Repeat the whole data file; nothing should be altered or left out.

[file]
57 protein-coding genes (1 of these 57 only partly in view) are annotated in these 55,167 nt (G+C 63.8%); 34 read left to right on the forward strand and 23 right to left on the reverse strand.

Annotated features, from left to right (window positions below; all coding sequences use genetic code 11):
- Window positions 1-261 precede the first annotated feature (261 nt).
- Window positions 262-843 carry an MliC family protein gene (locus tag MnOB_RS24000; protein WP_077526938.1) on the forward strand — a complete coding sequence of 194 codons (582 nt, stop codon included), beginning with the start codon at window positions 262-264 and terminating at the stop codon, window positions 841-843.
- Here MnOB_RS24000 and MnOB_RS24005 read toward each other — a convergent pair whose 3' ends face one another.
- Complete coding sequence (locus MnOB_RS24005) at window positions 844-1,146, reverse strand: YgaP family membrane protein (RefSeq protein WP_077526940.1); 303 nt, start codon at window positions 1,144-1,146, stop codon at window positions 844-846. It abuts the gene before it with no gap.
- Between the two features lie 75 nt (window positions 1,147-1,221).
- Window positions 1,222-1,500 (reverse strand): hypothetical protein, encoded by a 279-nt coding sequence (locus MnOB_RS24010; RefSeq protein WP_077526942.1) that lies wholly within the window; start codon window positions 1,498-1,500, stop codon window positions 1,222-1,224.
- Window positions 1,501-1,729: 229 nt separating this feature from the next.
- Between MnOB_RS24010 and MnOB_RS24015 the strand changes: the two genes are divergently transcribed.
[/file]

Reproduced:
57 protein-coding genes (1 of these 57 only partly in view) are annotated in these 55,167 nt (G+C 63.8%); 34 read left to right on the forward strand and 23 right to left on the reverse strand.

Annotated features, from left to right (window positions below; all coding sequences use genetic code 11):
- Window positions 1-261 precede the first annotated feature (261 nt).
- Window positions 262-843 carry an MliC family protein gene (locus tag MnOB_RS24000; protein WP_077526938.1) on the forward strand — a complete coding sequence of 194 codons (582 nt, stop codon included), beginning with the start codon at window positions 262-264 and terminating at the stop codon, window positions 841-843.
- Here MnOB_RS24000 and MnOB_RS24005 read toward each other — a convergent pair whose 3' ends face one another.
- Complete coding sequence (locus MnOB_RS24005) at window positions 844-1,146, reverse strand: YgaP family membrane protein (RefSeq protein WP_077526940.1); 303 nt, start codon at window positions 1,144-1,146, stop codon at window positions 844-846. It abuts the gene before it with no gap.
- Between the two features lie 75 nt (window positions 1,147-1,221).
- Window positions 1,222-1,500 (reverse strand): hypothetical protein, encoded by a 279-nt coding sequence (locus MnOB_RS24010; RefSeq protein WP_077526942.1) that lies wholly within the window; start codon window positions 1,498-1,500, stop codon window positions 1,222-1,224.
- Window positions 1,501-1,729: 229 nt separating this feature from the next.
- Between MnOB_RS24010 and MnOB_RS24015 the strand changes: the two genes are divergently transcribed.